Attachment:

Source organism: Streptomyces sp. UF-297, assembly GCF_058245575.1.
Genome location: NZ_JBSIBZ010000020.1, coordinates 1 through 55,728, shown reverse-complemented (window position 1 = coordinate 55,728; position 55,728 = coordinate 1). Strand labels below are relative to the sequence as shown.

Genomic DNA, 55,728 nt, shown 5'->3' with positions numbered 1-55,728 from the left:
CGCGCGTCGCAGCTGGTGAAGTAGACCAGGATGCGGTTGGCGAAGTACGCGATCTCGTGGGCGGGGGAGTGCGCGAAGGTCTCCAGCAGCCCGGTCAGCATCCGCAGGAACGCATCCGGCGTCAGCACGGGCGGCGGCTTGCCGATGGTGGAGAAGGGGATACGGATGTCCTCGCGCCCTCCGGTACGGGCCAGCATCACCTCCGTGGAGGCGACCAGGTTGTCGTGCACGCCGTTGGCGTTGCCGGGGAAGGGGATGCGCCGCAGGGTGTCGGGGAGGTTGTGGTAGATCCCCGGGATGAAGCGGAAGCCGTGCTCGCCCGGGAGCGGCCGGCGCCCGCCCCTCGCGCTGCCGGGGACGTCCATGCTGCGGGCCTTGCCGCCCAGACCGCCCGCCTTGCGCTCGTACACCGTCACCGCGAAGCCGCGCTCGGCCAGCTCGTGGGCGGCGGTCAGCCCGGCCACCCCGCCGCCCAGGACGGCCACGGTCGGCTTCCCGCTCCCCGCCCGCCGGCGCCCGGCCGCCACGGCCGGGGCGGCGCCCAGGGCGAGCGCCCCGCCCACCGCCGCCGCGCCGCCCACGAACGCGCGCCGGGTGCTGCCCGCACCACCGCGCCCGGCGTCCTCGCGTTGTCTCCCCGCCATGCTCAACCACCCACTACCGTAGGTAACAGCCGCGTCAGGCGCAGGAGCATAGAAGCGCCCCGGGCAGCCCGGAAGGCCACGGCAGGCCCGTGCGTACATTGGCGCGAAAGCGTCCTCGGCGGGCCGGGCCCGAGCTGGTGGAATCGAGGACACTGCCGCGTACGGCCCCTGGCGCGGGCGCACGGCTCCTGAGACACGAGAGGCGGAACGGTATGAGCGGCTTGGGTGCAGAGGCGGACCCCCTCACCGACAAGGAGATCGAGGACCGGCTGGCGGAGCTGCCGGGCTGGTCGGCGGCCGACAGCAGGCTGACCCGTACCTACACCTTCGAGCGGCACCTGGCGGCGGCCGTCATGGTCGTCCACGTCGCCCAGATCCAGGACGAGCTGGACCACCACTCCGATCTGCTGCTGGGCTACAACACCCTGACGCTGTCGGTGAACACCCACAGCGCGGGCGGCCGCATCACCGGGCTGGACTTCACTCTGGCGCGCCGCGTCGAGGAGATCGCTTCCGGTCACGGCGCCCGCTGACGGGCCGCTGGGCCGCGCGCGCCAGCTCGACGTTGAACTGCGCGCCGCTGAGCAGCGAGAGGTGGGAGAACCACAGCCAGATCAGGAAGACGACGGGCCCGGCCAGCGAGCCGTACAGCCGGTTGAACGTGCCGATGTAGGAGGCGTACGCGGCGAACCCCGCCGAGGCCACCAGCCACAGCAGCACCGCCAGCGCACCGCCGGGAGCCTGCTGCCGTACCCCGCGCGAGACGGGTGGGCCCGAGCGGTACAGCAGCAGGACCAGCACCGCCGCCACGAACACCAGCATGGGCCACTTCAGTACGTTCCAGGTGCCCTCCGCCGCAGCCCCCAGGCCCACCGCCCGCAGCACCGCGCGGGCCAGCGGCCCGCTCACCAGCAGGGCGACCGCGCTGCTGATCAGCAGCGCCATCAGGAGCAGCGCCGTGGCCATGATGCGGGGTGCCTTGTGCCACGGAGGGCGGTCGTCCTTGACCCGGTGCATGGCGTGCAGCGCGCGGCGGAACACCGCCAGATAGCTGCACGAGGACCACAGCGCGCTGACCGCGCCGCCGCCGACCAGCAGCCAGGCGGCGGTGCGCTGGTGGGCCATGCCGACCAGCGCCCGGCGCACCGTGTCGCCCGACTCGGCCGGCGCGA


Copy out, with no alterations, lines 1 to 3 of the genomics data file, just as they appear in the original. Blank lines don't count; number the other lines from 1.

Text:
Source organism: Streptomyces sp. UF-297, assembly GCF_058245575.1.
Genome location: NZ_JBSIBZ010000020.1, coordinates 1 through 55,728, shown reverse-complemented (window position 1 = coordinate 55,728; position 55,728 = coordinate 1). Strand labels below are relative to the sequence as shown.

Genomic DNA, 55,728 nt, shown 5'->3' with positions numbered 1-55,728 from the left: